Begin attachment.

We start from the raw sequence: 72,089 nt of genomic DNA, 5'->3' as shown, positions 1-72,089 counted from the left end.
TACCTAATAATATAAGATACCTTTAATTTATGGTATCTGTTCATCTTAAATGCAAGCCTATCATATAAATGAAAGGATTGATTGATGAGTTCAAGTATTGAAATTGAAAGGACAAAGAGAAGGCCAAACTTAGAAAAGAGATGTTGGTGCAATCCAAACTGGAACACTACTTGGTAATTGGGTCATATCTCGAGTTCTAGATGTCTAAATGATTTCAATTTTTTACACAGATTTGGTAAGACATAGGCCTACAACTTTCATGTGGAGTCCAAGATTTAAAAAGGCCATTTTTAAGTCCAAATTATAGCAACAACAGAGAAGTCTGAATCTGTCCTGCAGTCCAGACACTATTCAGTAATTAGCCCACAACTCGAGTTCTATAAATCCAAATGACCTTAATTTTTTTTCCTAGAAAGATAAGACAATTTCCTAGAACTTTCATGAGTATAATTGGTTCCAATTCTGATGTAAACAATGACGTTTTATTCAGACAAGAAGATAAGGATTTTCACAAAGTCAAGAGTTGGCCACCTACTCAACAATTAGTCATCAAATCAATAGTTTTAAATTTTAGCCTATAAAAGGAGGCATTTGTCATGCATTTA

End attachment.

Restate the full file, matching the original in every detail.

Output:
We start from the raw sequence: 72,089 nt of genomic DNA, 5'->3' as shown, positions 1-72,089 counted from the left end.
TACCTAATAATATAAGATACCTTTAATTTATGGTATCTGTTCATCTTAAATGCAAGCCTATCATATAAATGAAAGGATTGATTGATGAGTTCAAGTATTGAAATTGAAAGGACAAAGAGAAGGCCAAACTTAGAAAAGAGATGTTGGTGCAATCCAAACTGGAACACTACTTGGTAATTGGGTCATATCTCGAGTTCTAGATGTCTAAATGATTTCAATTTTTTACACAGATTTGGTAAGACATAGGCCTACAACTTTCATGTGGAGTCCAAGATTTAAAAAGGCCATTTTTAAGTCCAAATTATAGCAACAACAGAGAAGTCTGAATCTGTCCTGCAGTCCAGACACTATTCAGTAATTAGCCCACAACTCGAGTTCTATAAATCCAAATGACCTTAATTTTTTTTCCTAGAAAGATAAGACAATTTCCTAGAACTTTCATGAGTATAATTGGTTCCAATTCTGATGTAAACAATGACGTTTTATTCAGACAAGAAGATAAGGATTTTCACAAAGTCAAGAGTTGGCCACCTACTCAACAATTAGTCATCAAATCAATAGTTTTAAATTTTAGCCTATAAAAGGAGGCATTTGTCATGCATTTA